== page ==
A promise is fulfilled as market is kept alive

Edward Cayley keeps going his family's long connection with Hull Livestock Market.
Edward Cayley keeps going his family's long connection with Hull Livestock Market.
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It may not look much but it does a vital job. Sarah Todd reports from Hull as we continue our series on Yorkshire livestock markets

“HE’S a very good after-dinner speaker,” a lady at the ringside reveals about Ralph Ward.

It doesn’t take much to imagine Hull Market’s auctioneer working a black-tie audience just as successfully as he works a flat-capped one.

Thinking about it, we weren’t “at the ringside”, we were just bunched up against some pens of sheep.

Ralph had warned, “don’t be looking for anywhere flash – it’s just a roughish farmyard,” and he was right.

“It’s not a Thirsk or a Skipton to look at,” he laughs. “But we get the job done just the same.”

Hell would have had to have frozen over before this visitor ventured into the grotty looking “portaloo” in the market car park.

There’s no market café, just a burger van. But no market will have a prouder history than this set-up in Dunswell, between Beverley and Hull.

It’s run by the company Frank Hill and Son, of which Ralph is now managing director.

It was established by Frank Hill in 1924 and livestock was sold at the old Hull Market.

Then, in 1986 the firm relocated to new premises, still in Hull, then moved again because of rising rates into Beverley Market in 1996.

That closed after Tesco bought the site in 2001.

Foot and mouth then caused chaos. All markets were closed for a year and the blow was so devastating three in East Yorkshire never opened again.

Driffield Market closed, and according to Edward Cayley – whose family were one of several auctioneering firms based at the old Hull Market – “old Mr Hill was in his 80s but he promised that he’d build a market – but that it would be up to us lot to keep it going.”

The auctioneer left his old folks’ home behind to perform the grand opening ceremony that March. By the August, by which time he had died, the promise had been fulfilled.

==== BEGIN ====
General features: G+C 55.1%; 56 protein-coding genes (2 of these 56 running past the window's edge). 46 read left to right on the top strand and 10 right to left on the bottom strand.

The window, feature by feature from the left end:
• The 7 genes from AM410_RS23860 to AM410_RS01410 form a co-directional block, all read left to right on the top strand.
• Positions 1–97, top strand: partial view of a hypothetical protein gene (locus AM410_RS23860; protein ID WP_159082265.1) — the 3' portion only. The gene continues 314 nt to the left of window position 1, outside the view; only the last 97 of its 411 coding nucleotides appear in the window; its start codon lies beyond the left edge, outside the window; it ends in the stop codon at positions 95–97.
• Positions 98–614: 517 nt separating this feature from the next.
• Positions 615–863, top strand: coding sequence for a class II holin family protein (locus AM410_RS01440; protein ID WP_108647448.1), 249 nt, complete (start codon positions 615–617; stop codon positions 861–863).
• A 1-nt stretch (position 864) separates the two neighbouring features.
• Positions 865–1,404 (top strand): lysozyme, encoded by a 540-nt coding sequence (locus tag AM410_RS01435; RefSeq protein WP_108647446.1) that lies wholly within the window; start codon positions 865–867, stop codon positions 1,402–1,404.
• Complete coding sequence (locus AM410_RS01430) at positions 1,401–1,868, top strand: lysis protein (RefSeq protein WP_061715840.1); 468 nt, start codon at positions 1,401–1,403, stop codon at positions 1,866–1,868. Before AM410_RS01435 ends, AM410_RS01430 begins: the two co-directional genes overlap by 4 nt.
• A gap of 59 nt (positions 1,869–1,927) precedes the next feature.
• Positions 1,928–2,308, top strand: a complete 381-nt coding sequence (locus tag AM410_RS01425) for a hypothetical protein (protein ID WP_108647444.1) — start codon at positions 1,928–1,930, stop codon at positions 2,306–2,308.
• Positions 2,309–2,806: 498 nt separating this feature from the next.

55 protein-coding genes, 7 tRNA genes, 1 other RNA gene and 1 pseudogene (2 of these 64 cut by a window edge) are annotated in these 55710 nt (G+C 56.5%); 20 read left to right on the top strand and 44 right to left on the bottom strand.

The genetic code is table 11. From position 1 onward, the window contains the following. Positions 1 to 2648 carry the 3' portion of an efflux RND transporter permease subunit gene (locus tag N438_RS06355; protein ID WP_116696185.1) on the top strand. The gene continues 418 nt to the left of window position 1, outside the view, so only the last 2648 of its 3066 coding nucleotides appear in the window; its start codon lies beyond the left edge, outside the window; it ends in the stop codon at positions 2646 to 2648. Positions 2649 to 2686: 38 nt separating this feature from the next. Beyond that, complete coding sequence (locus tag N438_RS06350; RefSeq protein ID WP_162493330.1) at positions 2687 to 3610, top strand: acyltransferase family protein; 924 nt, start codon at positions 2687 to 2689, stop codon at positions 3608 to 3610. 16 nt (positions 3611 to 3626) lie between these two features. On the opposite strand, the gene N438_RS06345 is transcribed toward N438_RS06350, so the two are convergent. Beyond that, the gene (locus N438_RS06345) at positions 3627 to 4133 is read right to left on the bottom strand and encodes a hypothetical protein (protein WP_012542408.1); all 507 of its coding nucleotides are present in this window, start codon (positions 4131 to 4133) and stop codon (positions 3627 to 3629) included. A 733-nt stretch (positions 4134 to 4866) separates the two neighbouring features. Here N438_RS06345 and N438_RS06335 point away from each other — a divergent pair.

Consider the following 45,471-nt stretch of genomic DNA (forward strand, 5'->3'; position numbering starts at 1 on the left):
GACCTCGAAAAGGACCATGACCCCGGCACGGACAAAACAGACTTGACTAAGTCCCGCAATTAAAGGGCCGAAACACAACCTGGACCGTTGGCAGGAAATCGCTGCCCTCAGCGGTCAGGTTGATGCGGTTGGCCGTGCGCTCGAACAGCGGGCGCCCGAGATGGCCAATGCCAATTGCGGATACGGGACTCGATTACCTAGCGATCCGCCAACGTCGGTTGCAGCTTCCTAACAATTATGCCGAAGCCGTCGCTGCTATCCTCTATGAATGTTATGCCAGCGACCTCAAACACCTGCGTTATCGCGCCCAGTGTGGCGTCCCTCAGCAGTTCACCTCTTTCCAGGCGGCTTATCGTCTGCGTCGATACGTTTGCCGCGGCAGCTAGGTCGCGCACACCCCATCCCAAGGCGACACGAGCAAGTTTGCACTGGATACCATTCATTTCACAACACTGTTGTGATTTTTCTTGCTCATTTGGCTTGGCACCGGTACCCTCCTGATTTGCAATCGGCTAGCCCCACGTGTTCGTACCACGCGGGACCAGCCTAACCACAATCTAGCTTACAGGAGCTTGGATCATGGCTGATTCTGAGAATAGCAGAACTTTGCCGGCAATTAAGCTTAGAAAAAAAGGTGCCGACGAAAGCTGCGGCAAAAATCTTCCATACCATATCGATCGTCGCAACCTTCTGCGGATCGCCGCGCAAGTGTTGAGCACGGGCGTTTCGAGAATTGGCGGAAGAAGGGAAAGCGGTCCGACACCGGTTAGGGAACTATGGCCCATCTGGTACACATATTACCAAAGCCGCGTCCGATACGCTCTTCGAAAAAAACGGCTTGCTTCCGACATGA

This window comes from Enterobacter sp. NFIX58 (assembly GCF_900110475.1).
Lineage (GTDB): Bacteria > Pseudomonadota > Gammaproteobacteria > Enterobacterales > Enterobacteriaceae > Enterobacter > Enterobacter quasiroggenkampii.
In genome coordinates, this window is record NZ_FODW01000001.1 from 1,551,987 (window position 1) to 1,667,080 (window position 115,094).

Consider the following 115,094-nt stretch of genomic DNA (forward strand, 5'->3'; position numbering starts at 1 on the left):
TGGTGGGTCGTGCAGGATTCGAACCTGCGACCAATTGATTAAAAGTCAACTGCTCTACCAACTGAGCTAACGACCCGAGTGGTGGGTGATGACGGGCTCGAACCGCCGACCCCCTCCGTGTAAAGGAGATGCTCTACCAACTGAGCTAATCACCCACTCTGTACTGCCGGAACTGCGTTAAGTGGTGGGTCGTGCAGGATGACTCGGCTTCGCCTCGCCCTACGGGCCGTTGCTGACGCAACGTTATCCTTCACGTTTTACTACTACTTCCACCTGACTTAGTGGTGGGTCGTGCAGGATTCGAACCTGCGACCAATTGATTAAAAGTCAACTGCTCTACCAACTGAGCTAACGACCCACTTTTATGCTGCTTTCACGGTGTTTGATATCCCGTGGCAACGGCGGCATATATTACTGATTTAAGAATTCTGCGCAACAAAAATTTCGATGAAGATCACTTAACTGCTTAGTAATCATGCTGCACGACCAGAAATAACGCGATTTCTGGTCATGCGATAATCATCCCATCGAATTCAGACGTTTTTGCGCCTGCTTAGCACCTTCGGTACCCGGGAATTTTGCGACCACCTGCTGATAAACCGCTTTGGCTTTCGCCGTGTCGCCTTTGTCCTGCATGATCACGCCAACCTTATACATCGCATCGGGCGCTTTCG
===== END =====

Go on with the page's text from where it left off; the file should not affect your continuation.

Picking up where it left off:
Edward would have been about seven when he started helping out his father, Peter Cayley, at the old Hull Market.

Sheep were housed on the top floor of the building and he remembers herding them onto the scales and up a ramp to the selling pens.

Sometimes there were as many as 10,000 lambs. The quantities of livestock coming through Hull in these halcyon days is beyond belief.

The rail and sea links made it one of the busiest markets in the country.

It suddenly strikes me that the next generation should be told the story of Hull’s great livestock trading history.

Perhaps there could be a display somewhere? Maybe people wouldn’t be interested, but they should be told

“Of course, everywhere seems bigger when you’re a child,” remembers Edward. He travels over to help on market days from his home in Stamford Bridge to keep the family connection going.

“But the old market was a colossal place. So busy, such an atmosphere.

“There were a number of different auctioneering firms, Cayleys being one of them, and they’d take it in turns to get ‘first turn’ selling. There were thousands of animals.”

In the office – more a lean-to really – are Chris Riley, Liz Ashley and Ruth Mathison.

They good-naturedly joke about their accommodation, revealing Ralph has promised to buy them a new building.

“It will have a lot number on it,” says Liz. “He’ll come across one at a sale somewhere …”

They miss the old Beverley market as the farmers’ wives often liked to come along for a day out.

“There was that extra bit of banter and atmosphere. We manage here though and make the most of it.”

Philip Mortimer, a local farmer’s son, helps with the auctioneering and the professional work.

He has a firm handshake and looks like he knows good stock from bad stock.

Tim Fussey, a retired butcher from Patrington, greets everyone with a friendly word.

Ralph’s wife Diane can often be seen helping out. The couple live in Welwick and have a son, William, who is farming, and a daughter who works away in Manchester.

Ralph is from a farming family – his brother Dickie Ward from near Thornton Dale is well-known in cattle showing circles.

As well as the immediate area, customers come from Lincolnshire – as far over as Market Rasen – with buyers travelling from as far afield as Selby and Doncaster.

There’s even a pig buyer from Essex.

“This market’s providing a service, filling a gap that was left by the closures of Hull, Driffield and Beverley,” says Ralph.

He is helped on the day of our visit by 19 year-old David Hill. A name that breaks the traditional moniker, held by his father, of Charles Hill.

The one good thing about spiralling fuel costs is that it might make those who were lost to the likes of Selby and York consider staying local.

“I make no bones about it,” says Ralph. “Our facilities are not the best. They’re not the prettiest.

“But we’re providing a service, keeping a market open.”

Hull market

Hull Livestock Market at Dunswell, near Hull. 01964 630531 or visit www.frankhillandson.co.uk

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